Cancer 11/2014; · 5.20 Impact Factor
  • Ann Q Shen, Mihaela Munteanu, Hanna Jean Khoury
    The Oncologist 10/2014; · 4.10 Impact Factor
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    ABSTRACT: Resistance to the BCR-ABL inhibitor imatinib mesylate (IM) poses a major problem for the treatment of chronic myeloid leukemia (CML). IM resistance often results from a secondary mutation in BCR-ABL that interferes with drug binding. However, in many instances, there is no mutation in BCR-ABL, and the basis of such BCR-ABL-independent IM resistance remains to be elucidated. To gain insight into BCR-ABL-independent IM resistance mechanisms, we performed a large-scale RNA interference screen and identified IM-sensitizing genes (IMSGs) whose knockdown renders BCR-ABL(+) cells IM-resistant. In these IMSG knockdown cells, RAF/mitogen-activated protein kinase kinase (MEK)/extracellular signal-regulated kinase (ERK) signaling is sustained after IM treatment because of up-regulation of PRKCH, which encodes the protein kinase C (PKC) family member PKCη, an activator of CRAF. PRKCH is also up-regulated in samples from CML patients with BCR-ABL-independent IM resistance. Combined treatment with IM and trametinib, a U.S. Food and Drug Administration-approved MEK inhibitor, synergistically kills BCR-ABL(+) IMSG knockdown cells and prolongs survival in mouse models of BCR-ABL-independent IM-resistant CML. Finally, we showed that CML stem cells contain high levels of PRKCH, and this contributes to their intrinsic IM resistance. Combined treatment with IM and trametinib synergistically kills CML stem cells with negligible effect on normal hematopoietic stem cells. Collectively, our results identify a therapeutically targetable mechanism of BCR-ABL-independent IM resistance in CML and CML stem cells.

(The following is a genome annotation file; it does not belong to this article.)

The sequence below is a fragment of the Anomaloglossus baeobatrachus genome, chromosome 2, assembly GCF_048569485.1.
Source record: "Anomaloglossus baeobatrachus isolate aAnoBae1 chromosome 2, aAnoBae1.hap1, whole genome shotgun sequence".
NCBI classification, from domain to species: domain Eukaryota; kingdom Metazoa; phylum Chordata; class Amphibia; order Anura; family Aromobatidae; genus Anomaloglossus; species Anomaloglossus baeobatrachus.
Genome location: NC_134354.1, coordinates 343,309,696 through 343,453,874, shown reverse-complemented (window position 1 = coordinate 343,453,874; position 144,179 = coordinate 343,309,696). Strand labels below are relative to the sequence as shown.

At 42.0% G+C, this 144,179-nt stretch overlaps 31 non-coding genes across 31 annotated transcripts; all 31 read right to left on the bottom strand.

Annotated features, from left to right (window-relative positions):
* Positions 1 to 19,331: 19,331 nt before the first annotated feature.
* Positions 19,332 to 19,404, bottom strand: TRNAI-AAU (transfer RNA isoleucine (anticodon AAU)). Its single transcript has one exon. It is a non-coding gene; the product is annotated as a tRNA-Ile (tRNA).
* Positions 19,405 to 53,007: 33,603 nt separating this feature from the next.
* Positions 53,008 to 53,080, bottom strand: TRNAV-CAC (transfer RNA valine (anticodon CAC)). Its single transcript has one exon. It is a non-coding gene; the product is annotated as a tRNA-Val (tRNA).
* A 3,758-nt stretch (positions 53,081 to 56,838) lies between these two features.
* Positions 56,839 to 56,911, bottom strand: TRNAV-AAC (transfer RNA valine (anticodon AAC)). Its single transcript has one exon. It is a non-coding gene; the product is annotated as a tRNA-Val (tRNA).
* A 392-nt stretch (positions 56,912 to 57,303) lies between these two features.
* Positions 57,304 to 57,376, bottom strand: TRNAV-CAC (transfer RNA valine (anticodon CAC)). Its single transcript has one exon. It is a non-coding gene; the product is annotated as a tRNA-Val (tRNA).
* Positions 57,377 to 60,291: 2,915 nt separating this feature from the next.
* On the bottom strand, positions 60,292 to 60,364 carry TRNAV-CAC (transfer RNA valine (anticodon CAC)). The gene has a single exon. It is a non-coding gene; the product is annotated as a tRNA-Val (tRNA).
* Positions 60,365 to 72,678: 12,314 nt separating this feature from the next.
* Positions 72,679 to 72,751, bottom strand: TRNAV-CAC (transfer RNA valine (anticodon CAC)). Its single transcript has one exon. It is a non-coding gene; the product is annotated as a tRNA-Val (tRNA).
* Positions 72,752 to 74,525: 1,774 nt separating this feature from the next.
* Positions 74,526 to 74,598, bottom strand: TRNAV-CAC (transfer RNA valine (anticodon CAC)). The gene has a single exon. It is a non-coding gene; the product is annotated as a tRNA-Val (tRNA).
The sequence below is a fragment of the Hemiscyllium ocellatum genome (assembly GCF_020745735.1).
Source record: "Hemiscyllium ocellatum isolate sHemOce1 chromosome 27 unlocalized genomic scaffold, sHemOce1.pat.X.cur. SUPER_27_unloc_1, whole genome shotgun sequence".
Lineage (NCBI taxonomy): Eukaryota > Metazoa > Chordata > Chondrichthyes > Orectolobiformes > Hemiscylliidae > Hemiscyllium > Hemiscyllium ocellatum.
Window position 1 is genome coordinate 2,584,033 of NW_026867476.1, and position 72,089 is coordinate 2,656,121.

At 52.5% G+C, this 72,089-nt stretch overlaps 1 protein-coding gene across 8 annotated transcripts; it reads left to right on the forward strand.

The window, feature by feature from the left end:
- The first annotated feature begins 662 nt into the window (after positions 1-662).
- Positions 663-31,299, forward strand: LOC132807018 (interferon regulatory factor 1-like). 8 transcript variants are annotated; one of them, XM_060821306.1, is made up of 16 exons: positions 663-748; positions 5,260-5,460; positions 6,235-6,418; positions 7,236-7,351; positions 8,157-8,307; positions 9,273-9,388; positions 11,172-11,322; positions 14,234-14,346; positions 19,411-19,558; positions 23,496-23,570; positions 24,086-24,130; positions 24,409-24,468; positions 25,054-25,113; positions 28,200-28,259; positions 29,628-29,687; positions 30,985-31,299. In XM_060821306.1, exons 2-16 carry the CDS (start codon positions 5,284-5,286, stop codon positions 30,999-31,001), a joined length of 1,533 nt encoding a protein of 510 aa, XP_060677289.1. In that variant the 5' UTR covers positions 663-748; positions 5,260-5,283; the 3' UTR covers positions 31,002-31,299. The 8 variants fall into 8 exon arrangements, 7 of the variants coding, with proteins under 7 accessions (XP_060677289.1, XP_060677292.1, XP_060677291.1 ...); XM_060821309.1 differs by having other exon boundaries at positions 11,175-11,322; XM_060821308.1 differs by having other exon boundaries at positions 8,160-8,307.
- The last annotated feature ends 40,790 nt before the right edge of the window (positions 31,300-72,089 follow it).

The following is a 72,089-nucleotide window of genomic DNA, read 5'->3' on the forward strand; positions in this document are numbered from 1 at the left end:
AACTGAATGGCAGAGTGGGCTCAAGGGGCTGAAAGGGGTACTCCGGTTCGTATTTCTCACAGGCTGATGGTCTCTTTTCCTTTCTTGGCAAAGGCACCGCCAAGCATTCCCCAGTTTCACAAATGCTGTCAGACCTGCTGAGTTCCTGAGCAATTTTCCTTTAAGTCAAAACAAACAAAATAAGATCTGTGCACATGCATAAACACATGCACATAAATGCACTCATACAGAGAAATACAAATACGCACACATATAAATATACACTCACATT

Science translational medicine 09/2014; 6(252):252ra121. · 10.76 Impact Factor
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    ABSTRACT: BACKGROUND. Anemia, or low blood hemoglobin (Hgb) levels, afflicts 2 billion people worldwide. Currently, Hgb levels are typically measured from blood samples using hematology analyzers, which are housed in hospitals, clinics, or commercial laboratories and require skilled technicians to operate. A reliable, inexpensive point-of-care (POC) Hgb test would enable cost-effective anemia screening and chronically anemic patients to self-monitor their disease. We present a rapid, stand-alone, and disposable POC anemia test that, via a single drop of blood, outputs color-based visual results that correlate with Hgb levels. METHODS. We tested blood from 238 pediatric and adult patients with anemia of varying degrees and etiologies and compared hematology analyzer Hgb levels with POC Hgb levels, which were estimated via visual interpretation using a color scale and an optional smartphone app for automated analysis. RESULTS. POC Hgb levels correlated with hematology analyzer Hgb levels (r = 0.864 and r = 0.856 for visual interpretation and smartphone app, respectively), and both POC test methods yielded comparable sensitivity and specificity for detecting any anemia (n = 178) (<11 g/dl) (sensitivity: 90.2% and 91.1%, specificity: 83.7% and 79.2%, respectively) and severe anemia (n = 10) (<7 g/dl) (sensitivity: 90.0% and 100%, specificity: 94.6% and 93.9%, respectively). CONCLUSIONS. These results demonstrate the feasibility of this POC color-based diagnostic test for self-screening/self-monitoring of anemia. TRIAL REGISTRATION. Not applicable. FUNDING. This work was funded by the FDA-funded Atlantic Pediatric Device Consortium, the Georgia Research Alliance, Children's Healthcare of Atlanta, the Georgia Center of Innovation for Manufacturing, and the InVenture Prize and Ideas to Serve competitions at the Georgia Institute of Technology.